Manchester University
Oak Leaves

September 16, 2016

Students Power Through Moving

Jensen Lassiter

The newest class of Manchester University students weren't about to let a little rain ruin their fun while moving in on a humid Saturday. While the rain refused to let up for over an hour, students and good-natured parents lugged their belongings up to their dorms tirelessly. 

“My mom brought a whole bunch of stuff,” said Victoria Clark-Conrad with a chuckle. “We argued that it would never fit, but it did, luckily. We thought it was going to take forever.
“The rain wasn't too much of a problem for me,” she continued. “Everyone was mostly inside setting up their rooms. Only the families still moving in were affected.” 
When sports teams moved in several days earlier, their day went much more smoothly, and with a lot less rain. “I moved in on August 18 along with the rest of the cross country team,” Natasha Niccum said. “My experience with that was pretty great because it was easy just being able to get in and out without [worrying] about stepping on other people’s things in the hallways.” 

Having a space to call your own, finally, has many great pros. While the residence hall rooms may be small, the freedoms that go with having one is mighty. “Finally I can just chill and do whatever I want to,” Clark-Conrad said. “I like having independence and privacy. It's great!”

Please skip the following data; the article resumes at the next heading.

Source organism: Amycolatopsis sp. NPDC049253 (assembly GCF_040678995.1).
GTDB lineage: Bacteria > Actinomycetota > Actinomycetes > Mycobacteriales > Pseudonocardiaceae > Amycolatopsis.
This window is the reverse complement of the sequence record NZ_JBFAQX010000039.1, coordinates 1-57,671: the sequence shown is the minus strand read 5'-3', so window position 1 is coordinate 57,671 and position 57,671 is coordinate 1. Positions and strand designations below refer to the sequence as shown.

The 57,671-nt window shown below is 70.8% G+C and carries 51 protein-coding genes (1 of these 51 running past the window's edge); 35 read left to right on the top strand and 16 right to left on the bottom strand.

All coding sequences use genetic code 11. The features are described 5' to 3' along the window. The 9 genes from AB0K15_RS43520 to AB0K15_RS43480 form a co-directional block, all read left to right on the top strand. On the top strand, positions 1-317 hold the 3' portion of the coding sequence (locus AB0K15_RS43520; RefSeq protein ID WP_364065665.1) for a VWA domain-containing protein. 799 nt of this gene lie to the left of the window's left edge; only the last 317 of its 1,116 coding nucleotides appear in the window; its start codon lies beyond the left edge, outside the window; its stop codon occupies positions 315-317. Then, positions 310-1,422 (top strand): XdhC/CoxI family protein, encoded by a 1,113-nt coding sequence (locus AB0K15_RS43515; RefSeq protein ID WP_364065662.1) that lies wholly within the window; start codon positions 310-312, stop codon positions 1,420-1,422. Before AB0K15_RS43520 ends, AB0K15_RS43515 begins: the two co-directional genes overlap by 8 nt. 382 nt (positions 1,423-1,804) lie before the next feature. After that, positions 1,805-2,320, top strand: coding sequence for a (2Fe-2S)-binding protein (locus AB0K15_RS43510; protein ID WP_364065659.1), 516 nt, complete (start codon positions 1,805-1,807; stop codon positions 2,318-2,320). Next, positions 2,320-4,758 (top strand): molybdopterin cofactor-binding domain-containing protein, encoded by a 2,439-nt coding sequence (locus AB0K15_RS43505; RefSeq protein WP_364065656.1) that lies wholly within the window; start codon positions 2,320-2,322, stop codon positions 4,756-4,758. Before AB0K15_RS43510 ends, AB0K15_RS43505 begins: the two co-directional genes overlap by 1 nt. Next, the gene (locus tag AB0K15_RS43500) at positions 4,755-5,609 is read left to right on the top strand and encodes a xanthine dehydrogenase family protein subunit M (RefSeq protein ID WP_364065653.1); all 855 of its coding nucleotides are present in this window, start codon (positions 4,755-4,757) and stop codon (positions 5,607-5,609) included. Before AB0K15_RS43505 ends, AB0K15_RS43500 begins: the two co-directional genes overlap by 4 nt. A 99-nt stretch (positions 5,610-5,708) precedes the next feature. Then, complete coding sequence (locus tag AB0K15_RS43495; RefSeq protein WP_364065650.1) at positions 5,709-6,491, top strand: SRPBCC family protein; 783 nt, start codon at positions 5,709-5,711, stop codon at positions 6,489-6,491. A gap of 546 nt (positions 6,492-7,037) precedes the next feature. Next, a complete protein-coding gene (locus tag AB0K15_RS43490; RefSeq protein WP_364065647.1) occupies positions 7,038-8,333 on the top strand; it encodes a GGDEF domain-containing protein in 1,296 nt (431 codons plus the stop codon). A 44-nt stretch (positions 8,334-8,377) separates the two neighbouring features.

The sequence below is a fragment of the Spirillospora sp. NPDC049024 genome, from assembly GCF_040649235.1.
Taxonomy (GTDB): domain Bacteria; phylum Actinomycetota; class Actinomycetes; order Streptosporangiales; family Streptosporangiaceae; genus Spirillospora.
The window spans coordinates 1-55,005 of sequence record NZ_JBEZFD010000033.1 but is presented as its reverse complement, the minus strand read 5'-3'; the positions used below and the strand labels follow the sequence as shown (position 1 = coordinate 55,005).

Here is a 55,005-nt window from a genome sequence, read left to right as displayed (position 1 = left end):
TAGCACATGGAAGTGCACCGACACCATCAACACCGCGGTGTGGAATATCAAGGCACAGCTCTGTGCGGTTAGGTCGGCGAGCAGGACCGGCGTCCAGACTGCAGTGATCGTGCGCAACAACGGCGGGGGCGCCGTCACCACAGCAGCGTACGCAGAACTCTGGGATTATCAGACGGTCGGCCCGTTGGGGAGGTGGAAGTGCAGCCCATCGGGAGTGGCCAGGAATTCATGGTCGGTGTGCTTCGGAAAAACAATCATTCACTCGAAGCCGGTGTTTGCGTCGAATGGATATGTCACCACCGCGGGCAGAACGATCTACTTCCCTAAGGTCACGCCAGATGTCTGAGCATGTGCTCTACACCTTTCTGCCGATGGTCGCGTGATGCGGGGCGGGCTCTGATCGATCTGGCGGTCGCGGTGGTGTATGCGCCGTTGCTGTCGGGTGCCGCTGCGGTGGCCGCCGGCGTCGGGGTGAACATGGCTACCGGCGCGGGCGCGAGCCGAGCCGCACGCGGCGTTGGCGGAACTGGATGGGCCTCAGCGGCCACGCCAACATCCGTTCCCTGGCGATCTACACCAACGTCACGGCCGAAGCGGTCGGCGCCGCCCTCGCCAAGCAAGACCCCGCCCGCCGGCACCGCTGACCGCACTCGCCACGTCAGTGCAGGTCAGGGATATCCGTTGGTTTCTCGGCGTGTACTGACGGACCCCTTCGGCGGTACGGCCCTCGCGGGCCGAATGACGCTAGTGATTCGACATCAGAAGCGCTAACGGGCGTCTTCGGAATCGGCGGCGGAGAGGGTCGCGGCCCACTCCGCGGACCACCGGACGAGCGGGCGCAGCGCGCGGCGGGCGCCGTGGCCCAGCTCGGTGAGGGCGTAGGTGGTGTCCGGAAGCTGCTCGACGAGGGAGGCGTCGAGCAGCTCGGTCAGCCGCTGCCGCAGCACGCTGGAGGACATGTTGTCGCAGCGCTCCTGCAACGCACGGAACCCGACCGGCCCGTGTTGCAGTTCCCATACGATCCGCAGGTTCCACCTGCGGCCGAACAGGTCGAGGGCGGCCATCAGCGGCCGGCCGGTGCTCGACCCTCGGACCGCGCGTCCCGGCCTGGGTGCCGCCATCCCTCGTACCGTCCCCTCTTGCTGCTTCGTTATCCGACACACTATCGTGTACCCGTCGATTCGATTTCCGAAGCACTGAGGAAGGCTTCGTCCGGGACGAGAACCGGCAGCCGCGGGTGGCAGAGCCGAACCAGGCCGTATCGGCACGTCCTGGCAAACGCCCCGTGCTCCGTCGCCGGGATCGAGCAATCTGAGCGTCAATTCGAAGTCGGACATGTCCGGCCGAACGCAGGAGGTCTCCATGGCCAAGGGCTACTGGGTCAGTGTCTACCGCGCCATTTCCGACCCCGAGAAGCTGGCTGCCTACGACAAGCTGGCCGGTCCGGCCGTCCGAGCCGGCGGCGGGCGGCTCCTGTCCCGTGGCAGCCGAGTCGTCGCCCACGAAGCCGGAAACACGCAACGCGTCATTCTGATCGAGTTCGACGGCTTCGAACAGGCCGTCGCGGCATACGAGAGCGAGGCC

For Niccum, the independence comes as a new, welcome change. “I love it!” she exclaimed. “It is completely different for sure. But I wouldn't change it. I like how I am finding who I am as a person.” 

For many, move-in-day is daunting, but when students stay close to home, it's just another day in another building. “It is kind of weird living on campus, while my house is here in town, but I don't think it affects my experience at all,” Niccum said. 

The adjustment seems to be pretty easygoing for other students as well. “I adjust pretty well anywhere I go,” Clark-Conrad said. “As long as I have wifi, I'll be fine.” 

For many first years, this is their first true step of being on their own. Indeed, homesickness can be a large concern among all students, regardless of their year. “The only thing I miss about home is my cat,” Clark-Conrad said. 

While even living in a residence hall close to home, college life and adjusting can be scary. “My SOL group was pretty cool; I made a couple friends there too,” Niccum said. “It really helped that my cousin was part of my group. That made it a little less nerve-racking.” 
Moving into a new place, especially surrounded by unfamiliar faces, and becoming engaged within a new community can be challenging. Finding the right fit is crucial in student success, and move-in-day is just the beginning.